KANDAHAR, Afghanistan – KANDAHAR, Afghanistan (AP) — A suicide car bomber blew himself up next to a police truck bringing a southern Afghan official to work early Monday, killing six children nearby, officials said.
The blast went off at about 9 a.m. local time near a market area in Dand district to the west of Kandahar city, according to the official who was targeted — district government chief Ahmadullah Nazak.
"I dropped down. Then I heard a second explosion," Nazak said. "It hit our car, but it didn't injure me." The Interior Ministry originally said five children were killed in the blast, and Nazak said a sixth had died by early afternoon.
A bodyguard who was driving with Nazak was wounded, he said.
No one immediately claimed responsibility for the attack, though it fits the pattern of Taliban attacks targeting government officials in the south. As additional U.S. forces have poured into southern Taliban strongholds in Kandahar and Helmand provinces, insurgents have mounted a counter-campaign of bombings and assassinations aimed at those affiliated with the Afghan government.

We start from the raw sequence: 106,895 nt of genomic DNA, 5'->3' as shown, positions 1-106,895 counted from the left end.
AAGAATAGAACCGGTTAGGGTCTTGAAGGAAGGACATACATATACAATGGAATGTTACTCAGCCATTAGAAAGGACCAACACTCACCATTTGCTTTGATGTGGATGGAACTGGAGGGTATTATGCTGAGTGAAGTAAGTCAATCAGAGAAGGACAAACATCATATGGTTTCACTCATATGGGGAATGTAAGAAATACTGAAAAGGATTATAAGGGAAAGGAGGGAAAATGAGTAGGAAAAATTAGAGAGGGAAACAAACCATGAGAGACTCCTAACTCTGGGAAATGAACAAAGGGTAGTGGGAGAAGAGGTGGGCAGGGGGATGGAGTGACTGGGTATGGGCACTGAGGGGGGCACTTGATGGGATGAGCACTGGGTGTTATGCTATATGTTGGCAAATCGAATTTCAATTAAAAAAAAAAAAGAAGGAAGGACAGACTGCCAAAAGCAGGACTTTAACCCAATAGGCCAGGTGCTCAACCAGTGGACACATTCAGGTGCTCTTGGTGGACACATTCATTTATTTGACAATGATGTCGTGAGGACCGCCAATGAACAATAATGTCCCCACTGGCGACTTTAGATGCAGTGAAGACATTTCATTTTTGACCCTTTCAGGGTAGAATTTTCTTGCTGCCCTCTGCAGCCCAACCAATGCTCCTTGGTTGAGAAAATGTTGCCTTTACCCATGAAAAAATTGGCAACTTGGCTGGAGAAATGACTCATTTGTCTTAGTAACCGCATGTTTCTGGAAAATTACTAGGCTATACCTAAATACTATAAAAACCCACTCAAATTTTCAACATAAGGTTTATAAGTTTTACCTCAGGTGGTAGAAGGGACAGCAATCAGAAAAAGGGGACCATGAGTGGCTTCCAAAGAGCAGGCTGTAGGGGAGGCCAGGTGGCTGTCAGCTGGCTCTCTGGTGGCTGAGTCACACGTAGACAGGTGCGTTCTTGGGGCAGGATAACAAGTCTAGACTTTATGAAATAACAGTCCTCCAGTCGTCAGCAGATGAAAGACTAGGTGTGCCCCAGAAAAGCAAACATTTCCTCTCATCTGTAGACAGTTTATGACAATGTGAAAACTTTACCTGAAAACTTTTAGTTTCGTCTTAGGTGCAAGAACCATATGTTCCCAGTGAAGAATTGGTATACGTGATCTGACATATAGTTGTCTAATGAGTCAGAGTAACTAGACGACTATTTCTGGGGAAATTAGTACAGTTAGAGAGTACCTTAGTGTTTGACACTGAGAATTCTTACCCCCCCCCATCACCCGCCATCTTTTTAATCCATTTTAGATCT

Militants attacked a second government official in the east the same day. The convoy of a presidential adviser was hit by a remote-controlled bomb hidden in a rickshaw as it was driving through Jalalabad city, said Ghafar Khan, a police spokesman in Nangarhar province. The adviser — Wahidullah Sabaoun — was wounded but not seriously, Khan said.
In eastern Nuristan province, NATO and Afghan troops attacked two villages that had been held by Taliban fighters, killing more than 30 insurgents as they secured the Bachancha and Badmuk villages, NATO said in a statement. Two Afghan soldiers were killed, NATO said.
Afghan officials in Nuristan corroborated the account.
The attacks were part of an ongoing effort to secure the area around the village of Barg-e-Matal which has shuttled between government and insurgent control in recent months.
Elsewhere, coalition and Afghan troops arrested a senior commander of the Haqqani group, an al-Qaida-linked wing of the Taliban based in neighboring Pakistan, the NATO-led command said in a statement.
The commander, whose name was not released, was apprehended in Khost province along with "several" suspected insurgents and was believed to be planning attacks in connection with the Sept. 18 parliamentary elections, the statement added.